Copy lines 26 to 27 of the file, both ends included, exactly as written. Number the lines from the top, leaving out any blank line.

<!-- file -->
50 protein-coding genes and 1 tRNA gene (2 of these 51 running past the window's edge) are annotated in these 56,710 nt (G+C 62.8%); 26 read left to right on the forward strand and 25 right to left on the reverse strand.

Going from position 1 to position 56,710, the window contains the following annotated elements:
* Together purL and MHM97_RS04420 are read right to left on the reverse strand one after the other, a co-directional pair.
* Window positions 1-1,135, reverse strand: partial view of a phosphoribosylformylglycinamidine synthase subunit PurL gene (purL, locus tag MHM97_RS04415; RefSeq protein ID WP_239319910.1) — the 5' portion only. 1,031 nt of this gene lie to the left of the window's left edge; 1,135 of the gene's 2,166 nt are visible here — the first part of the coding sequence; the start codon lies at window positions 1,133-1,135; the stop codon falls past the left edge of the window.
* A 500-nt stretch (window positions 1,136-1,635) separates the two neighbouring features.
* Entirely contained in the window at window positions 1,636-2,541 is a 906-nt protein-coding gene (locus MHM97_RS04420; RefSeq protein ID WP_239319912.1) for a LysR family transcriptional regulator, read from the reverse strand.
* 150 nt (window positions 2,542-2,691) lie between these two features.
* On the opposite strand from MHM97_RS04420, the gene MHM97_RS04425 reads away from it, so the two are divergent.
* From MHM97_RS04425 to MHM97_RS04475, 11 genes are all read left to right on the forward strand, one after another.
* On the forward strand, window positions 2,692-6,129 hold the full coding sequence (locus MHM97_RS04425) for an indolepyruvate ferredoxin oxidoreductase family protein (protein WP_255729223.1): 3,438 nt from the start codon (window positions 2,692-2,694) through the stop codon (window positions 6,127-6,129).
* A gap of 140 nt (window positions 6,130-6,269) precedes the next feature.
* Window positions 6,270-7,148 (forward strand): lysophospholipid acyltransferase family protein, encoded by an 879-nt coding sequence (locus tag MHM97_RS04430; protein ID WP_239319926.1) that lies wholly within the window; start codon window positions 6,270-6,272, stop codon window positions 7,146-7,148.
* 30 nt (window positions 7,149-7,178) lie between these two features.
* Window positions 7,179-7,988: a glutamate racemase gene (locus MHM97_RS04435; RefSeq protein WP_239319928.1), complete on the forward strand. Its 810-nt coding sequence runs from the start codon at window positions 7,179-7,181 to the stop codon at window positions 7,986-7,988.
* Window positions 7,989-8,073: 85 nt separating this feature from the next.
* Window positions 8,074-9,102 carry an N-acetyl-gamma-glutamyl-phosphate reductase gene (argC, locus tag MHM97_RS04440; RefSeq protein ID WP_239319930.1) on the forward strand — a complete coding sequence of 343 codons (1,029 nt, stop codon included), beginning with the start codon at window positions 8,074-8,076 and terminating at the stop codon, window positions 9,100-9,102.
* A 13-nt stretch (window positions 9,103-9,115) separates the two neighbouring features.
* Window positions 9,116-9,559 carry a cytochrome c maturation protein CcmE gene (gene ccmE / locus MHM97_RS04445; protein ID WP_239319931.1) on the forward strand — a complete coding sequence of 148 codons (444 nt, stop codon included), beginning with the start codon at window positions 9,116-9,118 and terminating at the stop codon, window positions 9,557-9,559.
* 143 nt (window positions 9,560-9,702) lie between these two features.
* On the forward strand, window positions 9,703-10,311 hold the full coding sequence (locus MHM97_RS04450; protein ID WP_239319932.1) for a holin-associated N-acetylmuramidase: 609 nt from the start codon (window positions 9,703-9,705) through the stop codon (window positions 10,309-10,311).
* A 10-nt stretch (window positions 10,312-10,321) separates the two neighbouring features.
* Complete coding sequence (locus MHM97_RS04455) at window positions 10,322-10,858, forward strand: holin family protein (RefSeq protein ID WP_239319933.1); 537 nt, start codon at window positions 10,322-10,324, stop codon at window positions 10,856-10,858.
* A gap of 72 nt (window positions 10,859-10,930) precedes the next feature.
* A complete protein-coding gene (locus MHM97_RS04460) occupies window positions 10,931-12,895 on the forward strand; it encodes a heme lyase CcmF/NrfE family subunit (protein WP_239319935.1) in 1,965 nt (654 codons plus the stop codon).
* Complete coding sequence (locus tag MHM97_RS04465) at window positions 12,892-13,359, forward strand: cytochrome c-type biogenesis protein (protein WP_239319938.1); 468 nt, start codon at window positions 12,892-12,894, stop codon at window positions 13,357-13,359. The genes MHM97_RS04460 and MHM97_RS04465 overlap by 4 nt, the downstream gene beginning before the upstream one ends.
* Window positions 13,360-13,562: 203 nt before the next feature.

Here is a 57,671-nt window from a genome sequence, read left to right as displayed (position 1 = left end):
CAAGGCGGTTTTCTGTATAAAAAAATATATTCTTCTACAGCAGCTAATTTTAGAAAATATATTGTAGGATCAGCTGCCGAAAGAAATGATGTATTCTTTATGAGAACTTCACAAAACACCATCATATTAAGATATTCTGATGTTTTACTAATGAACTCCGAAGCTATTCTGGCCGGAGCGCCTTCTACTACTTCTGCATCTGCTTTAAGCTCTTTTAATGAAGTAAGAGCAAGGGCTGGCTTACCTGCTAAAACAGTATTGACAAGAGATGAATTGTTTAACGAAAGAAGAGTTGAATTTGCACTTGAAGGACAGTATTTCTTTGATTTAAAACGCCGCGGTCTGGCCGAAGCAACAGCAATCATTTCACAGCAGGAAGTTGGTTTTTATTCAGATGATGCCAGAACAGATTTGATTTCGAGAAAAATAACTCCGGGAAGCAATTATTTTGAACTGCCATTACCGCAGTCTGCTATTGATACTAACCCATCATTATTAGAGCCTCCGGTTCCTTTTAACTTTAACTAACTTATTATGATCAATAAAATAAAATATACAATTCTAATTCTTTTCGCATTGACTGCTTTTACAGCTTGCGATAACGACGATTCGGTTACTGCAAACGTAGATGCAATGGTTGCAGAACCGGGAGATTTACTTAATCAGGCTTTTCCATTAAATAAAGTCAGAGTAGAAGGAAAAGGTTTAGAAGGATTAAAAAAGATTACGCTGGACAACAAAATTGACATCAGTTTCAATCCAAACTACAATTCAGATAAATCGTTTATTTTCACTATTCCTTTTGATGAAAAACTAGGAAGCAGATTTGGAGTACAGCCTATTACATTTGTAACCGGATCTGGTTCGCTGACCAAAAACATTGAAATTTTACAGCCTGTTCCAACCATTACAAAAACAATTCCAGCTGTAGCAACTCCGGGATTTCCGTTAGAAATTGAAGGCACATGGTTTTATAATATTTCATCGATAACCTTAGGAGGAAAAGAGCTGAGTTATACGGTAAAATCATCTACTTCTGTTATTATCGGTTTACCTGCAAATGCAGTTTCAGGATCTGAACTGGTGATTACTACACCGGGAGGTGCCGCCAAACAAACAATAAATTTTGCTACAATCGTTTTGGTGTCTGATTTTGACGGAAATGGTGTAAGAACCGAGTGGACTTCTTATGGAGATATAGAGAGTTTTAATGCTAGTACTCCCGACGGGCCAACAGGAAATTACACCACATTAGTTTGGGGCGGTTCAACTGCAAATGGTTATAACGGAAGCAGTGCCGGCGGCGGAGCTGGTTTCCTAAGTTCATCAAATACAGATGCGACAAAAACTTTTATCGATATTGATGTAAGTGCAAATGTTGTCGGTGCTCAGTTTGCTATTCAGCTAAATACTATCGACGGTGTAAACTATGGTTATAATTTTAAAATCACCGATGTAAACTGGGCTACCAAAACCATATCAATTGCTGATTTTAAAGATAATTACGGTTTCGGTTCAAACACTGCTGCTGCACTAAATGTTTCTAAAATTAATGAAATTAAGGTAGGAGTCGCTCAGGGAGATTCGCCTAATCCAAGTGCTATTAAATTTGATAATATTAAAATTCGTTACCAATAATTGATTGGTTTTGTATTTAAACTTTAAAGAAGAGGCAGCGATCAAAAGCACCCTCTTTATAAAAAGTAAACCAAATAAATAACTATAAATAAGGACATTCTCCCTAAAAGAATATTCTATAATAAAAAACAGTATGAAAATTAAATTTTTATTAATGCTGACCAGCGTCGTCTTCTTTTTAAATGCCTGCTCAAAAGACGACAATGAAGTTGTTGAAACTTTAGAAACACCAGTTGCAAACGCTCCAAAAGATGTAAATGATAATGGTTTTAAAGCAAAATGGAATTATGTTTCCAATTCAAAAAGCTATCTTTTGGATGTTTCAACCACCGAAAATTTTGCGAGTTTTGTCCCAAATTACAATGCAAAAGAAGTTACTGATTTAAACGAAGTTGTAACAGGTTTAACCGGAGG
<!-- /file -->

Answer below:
* Window positions 13,360-13,562: 203 nt before the next feature.

Here is a 57,671-nt window from a genome sequence, read left to right as displayed (position 1 = left end):